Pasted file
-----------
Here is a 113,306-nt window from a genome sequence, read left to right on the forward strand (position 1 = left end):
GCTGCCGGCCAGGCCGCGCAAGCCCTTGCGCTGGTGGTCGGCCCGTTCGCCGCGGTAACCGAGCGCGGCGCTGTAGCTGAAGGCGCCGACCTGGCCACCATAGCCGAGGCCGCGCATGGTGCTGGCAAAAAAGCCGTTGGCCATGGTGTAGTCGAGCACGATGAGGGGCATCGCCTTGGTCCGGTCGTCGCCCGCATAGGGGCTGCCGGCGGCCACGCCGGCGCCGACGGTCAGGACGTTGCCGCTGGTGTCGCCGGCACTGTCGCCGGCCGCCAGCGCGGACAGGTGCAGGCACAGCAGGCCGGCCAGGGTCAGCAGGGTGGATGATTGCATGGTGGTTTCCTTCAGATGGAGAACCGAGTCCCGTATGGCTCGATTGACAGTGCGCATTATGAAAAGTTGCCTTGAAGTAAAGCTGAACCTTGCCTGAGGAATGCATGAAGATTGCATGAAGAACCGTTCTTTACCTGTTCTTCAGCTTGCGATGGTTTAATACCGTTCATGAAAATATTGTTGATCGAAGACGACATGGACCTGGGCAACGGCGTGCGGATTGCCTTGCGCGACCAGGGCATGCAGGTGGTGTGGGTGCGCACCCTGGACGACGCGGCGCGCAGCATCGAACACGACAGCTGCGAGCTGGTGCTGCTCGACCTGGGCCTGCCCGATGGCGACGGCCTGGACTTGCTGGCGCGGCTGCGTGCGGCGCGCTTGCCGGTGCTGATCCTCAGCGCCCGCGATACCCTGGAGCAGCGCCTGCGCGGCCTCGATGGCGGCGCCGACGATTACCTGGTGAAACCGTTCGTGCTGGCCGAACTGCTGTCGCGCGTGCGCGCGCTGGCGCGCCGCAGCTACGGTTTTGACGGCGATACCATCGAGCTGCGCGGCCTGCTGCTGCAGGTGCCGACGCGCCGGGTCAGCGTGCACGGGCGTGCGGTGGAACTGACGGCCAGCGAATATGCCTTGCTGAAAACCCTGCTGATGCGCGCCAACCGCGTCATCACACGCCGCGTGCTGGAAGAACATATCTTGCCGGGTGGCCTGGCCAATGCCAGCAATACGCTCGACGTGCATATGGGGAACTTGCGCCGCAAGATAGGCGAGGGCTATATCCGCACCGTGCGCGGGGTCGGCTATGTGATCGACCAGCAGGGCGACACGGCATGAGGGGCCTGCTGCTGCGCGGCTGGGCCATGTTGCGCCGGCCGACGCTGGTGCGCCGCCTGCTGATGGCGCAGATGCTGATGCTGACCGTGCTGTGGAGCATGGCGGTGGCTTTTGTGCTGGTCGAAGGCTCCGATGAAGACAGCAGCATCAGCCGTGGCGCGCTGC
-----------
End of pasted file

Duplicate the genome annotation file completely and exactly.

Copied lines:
Here is a 113,306-nt window from a genome sequence, read left to right on the forward strand (position 1 = left end):
GCTGCCGGCCAGGCCGCGCAAGCCCTTGCGCTGGTGGTCGGCCCGTTCGCCGCGGTAACCGAGCGCGGCGCTGTAGCTGAAGGCGCCGACCTGGCCACCATAGCCGAGGCCGCGCATGGTGCTGGCAAAAAAGCCGTTGGCCATGGTGTAGTCGAGCACGATGAGGGGCATCGCCTTGGTCCGGTCGTCGCCCGCATAGGGGCTGCCGGCGGCCACGCCGGCGCCGACGGTCAGGACGTTGCCGCTGGTGTCGCCGGCACTGTCGCCGGCCGCCAGCGCGGACAGGTGCAGGCACAGCAGGCCGGCCAGGGTCAGCAGGGTGGATGATTGCATGGTGGTTTCCTTCAGATGGAGAACCGAGTCCCGTATGGCTCGATTGACAGTGCGCATTATGAAAAGTTGCCTTGAAGTAAAGCTGAACCTTGCCTGAGGAATGCATGAAGATTGCATGAAGAACCGTTCTTTACCTGTTCTTCAGCTTGCGATGGTTTAATACCGTTCATGAAAATATTGTTGATCGAAGACGACATGGACCTGGGCAACGGCGTGCGGATTGCCTTGCGCGACCAGGGCATGCAGGTGGTGTGGGTGCGCACCCTGGACGACGCGGCGCGCAGCATCGAACACGACAGCTGCGAGCTGGTGCTGCTCGACCTGGGCCTGCCCGATGGCGACGGCCTGGACTTGCTGGCGCGGCTGCGTGCGGCGCGCTTGCCGGTGCTGATCCTCAGCGCCCGCGATACCCTGGAGCAGCGCCTGCGCGGCCTCGATGGCGGCGCCGACGATTACCTGGTGAAACCGTTCGTGCTGGCCGAACTGCTGTCGCGCGTGCGCGCGCTGGCGCGCCGCAGCTACGGTTTTGACGGCGATACCATCGAGCTGCGCGGCCTGCTGCTGCAGGTGCCGACGCGCCGGGTCAGCGTGCACGGGCGTGCGGTGGAACTGACGGCCAGCGAATATGCCTTGCTGAAAACCCTGCTGATGCGCGCCAACCGCGTCATCACACGCCGCGTGCTGGAAGAACATATCTTGCCGGGTGGCCTGGCCAATGCCAGCAATACGCTCGACGTGCATATGGGGAACTTGCGCCGCAAGATAGGCGAGGGCTATATCCGCACCGTGCGCGGGGTCGGCTATGTGATCGACCAGCAGGGCGACACGGCATGAGGGGCCTGCTGCTGCGCGGCTGGGCCATGTTGCGCCGGCCGACGCTGGTGCGCCGCCTGCTGATGGCGCAGATGCTGATGCTGACCGTGCTGTGGAGCATGGCGGTGGCTTTTGTGCTGGTCGAAGGCTCCGATGAAGACAGCAGCATCAGCCGTGGCGCGCTGC